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Commissioner of Sales Tax Vs. Raj and Co. - Court Judgment

LegalCrystal Citation
SubjectSales Tax
CourtAllahabad High Court
Decided On
Case Number S.T.R. No. 482 of 1984
Judge
Reported in[1986]62STC76(All)
AppellantCommissioner of Sales Tax
RespondentRaj and Co.
Appellant Advocate The Standing Counsel
Respondent Advocate R.V. Gupta, Adv.
DispositionPetition allowed
Excerpt:
- - 26(a), it is apparent that it refers to 'hair tonic' as well......medicine but it continues to be the hair oil, as is established from the description given on the carton, reproduced by the a. c. (j) in his order.8. in d.k. sandu brothers v. the state [1953] 4 stc 397 the madhya pradesh board of revenue held that medicated bramhi oil and described on the carton as a specific for headache, burning of the eyes, insomnia, hysterical and other mental trouble, highly efficacious in falling and grey hair, is a toilet article. from this decision also, with which i fully agree, it appears that it is the essence, but not the form, which is material. an assessee may have claimed several qualities of his product in the advertisement to attract more and more customers, but the fact remained that on the carton qualities of hair oil only are described. the argument.....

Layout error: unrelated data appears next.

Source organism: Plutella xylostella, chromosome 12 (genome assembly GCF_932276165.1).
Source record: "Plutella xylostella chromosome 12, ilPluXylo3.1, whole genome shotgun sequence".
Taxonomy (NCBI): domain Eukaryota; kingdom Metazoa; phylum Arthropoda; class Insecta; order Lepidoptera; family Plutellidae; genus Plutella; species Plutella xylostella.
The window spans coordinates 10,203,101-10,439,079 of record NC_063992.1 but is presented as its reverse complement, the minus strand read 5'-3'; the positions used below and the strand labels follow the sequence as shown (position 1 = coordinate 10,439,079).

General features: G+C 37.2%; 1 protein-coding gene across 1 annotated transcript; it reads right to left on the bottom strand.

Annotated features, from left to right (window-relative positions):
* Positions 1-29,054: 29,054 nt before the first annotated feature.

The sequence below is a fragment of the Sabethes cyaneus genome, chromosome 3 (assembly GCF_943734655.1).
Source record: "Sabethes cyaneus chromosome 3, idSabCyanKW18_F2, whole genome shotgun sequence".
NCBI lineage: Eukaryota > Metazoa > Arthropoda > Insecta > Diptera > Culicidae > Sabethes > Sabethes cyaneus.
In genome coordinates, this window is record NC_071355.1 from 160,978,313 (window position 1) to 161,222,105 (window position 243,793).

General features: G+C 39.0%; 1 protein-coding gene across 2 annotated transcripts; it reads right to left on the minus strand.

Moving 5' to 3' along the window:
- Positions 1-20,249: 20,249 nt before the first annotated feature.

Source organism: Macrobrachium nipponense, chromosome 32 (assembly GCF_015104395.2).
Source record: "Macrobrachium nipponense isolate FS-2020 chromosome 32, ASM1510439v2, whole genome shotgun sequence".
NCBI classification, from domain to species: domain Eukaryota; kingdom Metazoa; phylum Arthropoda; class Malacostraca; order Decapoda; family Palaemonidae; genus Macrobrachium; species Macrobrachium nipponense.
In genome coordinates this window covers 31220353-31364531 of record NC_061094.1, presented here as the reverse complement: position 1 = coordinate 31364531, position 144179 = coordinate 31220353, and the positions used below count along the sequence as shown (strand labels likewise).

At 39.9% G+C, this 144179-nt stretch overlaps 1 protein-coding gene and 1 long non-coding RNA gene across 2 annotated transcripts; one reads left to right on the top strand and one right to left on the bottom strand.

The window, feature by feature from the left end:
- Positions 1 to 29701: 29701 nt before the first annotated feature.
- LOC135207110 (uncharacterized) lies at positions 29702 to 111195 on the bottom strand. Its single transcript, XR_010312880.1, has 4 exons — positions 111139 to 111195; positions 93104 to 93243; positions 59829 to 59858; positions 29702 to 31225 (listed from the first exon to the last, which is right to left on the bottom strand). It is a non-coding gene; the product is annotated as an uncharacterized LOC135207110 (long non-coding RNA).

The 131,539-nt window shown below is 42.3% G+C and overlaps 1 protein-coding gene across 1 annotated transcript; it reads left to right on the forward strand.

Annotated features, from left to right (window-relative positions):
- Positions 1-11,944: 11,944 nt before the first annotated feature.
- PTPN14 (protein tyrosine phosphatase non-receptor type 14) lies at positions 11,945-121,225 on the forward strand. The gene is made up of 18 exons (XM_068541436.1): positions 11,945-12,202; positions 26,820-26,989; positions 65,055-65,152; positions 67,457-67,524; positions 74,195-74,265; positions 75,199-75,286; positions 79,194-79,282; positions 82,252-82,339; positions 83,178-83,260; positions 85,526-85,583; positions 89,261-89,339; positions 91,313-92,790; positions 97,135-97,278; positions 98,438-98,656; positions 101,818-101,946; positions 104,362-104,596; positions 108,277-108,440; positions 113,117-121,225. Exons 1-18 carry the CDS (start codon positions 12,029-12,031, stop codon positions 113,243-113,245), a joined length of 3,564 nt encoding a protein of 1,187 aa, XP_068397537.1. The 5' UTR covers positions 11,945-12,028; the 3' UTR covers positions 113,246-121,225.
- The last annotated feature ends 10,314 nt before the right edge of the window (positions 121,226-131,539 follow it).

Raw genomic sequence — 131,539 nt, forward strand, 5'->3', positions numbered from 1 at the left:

Judgment:

Om Prakash, J.

1. The short question for consideration in this revision, filed by the revenue, against the order of the Sales Tax Tribunal, Kanpur Bench, is: whether the product, namely, Roshan Shital Tail, manufactured by the assessee, is covered by the entry at serial No. 26 of Notification No. ST-II-1233/X-10(1)-1974 dated 14th April, 1974. The entry at serial No. 26(a), so far as relevant, is cosmetics and toilet requisites including hair oil, hair tonic, etc. Whereas, the assessing officer and the Assistant Commissioner (Judicial) [briefly A. C. (J) ] rejected the contention of the assessee that the product, namely, Roshan Shital Tail, is a medicine, the Tribunal accepted the contention of the assessee, that the product was not hair oil but a medicine.